Hebrew Orphan Asylum

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Hebrew Orphan Asylum
Established 1872
Construction Began 1875 (New brick structure to replace the fire damage mansion.)
Opened 1872
Closed 1989
Current Status Closed
Building Style Single Building
Architect(s) Lupus & Roby
Location Baltimore Maryland
Architecture Style Victorian Romanesque
Alternate Names
  • Calverton Mansion
  • West Baltimore General
  • Lutheran Hospital of Maryland
  • Tuerk House


The history of the development at the site of the current building began in 1815 with the construction of “Calverton,” the country home of Baltimore banker Dennis Smith. This building was re-purposed and expanded for use as the Baltimore City and County Almshouse from 1820 through 1866. The Hebrew Orphan Asylum was established in 1872 and operated in the Calverton mansion until displaced by a fire in 1874. After some deliberation, the leaders of the Hebrew Orphan Asylum decided to rebuild at the same location following a design by architects Lupus & Roby.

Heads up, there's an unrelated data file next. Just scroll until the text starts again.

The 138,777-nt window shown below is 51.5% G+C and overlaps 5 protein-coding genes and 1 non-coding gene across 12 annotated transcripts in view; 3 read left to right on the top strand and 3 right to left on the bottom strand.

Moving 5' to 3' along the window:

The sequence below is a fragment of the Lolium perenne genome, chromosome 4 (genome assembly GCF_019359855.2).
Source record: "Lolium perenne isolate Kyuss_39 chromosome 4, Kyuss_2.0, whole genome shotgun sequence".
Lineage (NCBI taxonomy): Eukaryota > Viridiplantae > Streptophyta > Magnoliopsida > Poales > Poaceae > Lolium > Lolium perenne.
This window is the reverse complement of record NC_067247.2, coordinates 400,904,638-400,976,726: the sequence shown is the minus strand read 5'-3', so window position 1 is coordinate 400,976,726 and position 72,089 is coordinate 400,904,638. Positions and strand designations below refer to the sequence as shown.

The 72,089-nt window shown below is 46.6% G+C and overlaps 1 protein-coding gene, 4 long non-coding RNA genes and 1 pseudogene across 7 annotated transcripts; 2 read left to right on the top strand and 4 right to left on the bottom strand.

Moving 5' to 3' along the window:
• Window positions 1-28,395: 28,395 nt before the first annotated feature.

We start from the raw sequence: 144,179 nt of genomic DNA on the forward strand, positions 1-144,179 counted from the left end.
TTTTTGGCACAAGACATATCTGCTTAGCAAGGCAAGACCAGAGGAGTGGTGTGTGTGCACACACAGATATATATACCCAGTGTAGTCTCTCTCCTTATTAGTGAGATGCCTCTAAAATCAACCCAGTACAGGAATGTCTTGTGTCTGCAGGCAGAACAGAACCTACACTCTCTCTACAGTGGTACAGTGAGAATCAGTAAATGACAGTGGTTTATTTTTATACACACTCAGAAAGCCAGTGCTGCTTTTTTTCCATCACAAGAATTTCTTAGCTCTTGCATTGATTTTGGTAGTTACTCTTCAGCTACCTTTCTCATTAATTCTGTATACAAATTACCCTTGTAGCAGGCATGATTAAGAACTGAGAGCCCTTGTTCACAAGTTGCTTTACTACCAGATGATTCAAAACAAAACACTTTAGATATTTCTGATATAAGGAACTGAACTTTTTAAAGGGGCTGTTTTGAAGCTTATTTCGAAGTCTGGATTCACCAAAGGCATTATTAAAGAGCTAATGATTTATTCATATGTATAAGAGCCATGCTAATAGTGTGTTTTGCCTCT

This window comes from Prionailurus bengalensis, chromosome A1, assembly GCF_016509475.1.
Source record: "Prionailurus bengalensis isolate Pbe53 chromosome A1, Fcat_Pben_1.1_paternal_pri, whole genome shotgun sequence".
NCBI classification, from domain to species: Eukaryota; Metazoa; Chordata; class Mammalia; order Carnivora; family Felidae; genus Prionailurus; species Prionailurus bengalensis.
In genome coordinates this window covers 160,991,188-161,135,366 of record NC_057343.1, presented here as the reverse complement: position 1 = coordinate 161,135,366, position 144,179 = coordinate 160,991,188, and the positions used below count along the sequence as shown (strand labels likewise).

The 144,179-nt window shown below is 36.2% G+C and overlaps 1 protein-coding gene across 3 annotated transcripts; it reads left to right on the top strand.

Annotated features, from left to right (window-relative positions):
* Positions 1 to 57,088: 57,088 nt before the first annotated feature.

The Hebrew Orphan Asylum moved to a new facility in 1923 and the building transitioned to serve as the West Baltimore General Hospital from 1923 through 1945. The facility then became the Lutheran Hospital of Maryland and remained in use from 1945 to 1989. The history of the building as a hospital included the addition of several related structures to the campus only one of which, a 1945 maternity ward, remaining extant. This building, designed by Henry Powell Hopkins and built by the John K. Ruff Company, now operates as the Tuerk House, a residential drug and alcohol rehab facility. The original Hebrew Orphan Asylum building has been vacant since 1989 and has been owned by Coppin State University since 2003.

Baltimore Heritage, a nonprofit historic preservation advocacy organization, nominated the Hebrew Orphan Asylum to the National Register of Historic Places in 2010 with support from Coppin State University.

The building was listed on the U.S. National Register of Historic Places on October 28, 2010. The listing was announced as the featured listing in the National Park Service's weekly list of November 5, 2010.